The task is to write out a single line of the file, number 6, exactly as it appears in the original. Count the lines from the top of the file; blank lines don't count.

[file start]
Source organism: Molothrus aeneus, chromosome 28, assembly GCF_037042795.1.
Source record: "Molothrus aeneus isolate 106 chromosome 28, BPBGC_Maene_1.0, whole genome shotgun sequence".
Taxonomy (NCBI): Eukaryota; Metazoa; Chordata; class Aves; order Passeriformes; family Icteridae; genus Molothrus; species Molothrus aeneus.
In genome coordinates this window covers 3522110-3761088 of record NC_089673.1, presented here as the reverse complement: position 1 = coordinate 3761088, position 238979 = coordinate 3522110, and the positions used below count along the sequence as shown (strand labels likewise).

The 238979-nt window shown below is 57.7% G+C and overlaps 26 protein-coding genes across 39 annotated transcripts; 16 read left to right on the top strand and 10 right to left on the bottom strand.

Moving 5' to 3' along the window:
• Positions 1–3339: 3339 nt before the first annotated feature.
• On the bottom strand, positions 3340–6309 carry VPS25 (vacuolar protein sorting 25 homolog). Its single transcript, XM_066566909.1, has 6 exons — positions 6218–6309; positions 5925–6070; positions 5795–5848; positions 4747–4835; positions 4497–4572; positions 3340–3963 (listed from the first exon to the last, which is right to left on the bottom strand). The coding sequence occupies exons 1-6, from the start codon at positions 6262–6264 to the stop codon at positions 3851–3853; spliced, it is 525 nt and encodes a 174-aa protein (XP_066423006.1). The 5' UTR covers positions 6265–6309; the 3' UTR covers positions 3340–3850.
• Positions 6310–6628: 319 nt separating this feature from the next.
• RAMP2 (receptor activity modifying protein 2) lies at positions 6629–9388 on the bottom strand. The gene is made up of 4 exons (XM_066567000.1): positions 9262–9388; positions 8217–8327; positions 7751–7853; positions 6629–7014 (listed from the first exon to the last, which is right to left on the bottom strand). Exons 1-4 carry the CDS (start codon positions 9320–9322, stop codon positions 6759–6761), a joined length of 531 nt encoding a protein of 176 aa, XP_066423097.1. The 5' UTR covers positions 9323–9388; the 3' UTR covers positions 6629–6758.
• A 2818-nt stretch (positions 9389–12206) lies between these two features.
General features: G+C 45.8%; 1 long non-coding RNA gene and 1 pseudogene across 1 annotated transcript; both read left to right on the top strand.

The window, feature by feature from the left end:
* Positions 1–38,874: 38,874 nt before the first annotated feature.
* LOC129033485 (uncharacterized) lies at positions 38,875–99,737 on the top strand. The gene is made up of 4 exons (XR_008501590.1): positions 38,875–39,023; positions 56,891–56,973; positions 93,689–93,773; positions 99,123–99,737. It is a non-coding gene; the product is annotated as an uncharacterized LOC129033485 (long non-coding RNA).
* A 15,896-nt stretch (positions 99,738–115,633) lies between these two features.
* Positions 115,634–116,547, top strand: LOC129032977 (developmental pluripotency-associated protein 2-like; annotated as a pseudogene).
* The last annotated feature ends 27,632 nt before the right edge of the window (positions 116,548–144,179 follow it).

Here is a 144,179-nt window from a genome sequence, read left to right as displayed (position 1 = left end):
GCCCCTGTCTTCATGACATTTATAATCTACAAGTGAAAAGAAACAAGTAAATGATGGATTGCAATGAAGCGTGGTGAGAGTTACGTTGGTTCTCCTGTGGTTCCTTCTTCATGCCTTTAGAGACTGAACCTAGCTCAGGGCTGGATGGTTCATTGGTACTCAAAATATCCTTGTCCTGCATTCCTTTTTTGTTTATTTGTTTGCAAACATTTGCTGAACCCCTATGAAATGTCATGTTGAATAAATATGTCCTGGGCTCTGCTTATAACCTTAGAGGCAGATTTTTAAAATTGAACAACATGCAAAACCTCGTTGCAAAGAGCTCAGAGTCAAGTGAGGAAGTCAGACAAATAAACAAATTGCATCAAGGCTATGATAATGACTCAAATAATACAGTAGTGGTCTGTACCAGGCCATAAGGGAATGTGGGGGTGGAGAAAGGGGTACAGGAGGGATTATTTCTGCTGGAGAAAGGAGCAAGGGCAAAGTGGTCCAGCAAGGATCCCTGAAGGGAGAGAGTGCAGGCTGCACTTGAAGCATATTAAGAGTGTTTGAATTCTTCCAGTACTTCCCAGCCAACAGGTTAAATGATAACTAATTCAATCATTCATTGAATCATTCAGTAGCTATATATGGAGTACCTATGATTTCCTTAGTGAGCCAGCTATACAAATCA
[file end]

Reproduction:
Moving 5' to 3' along the window: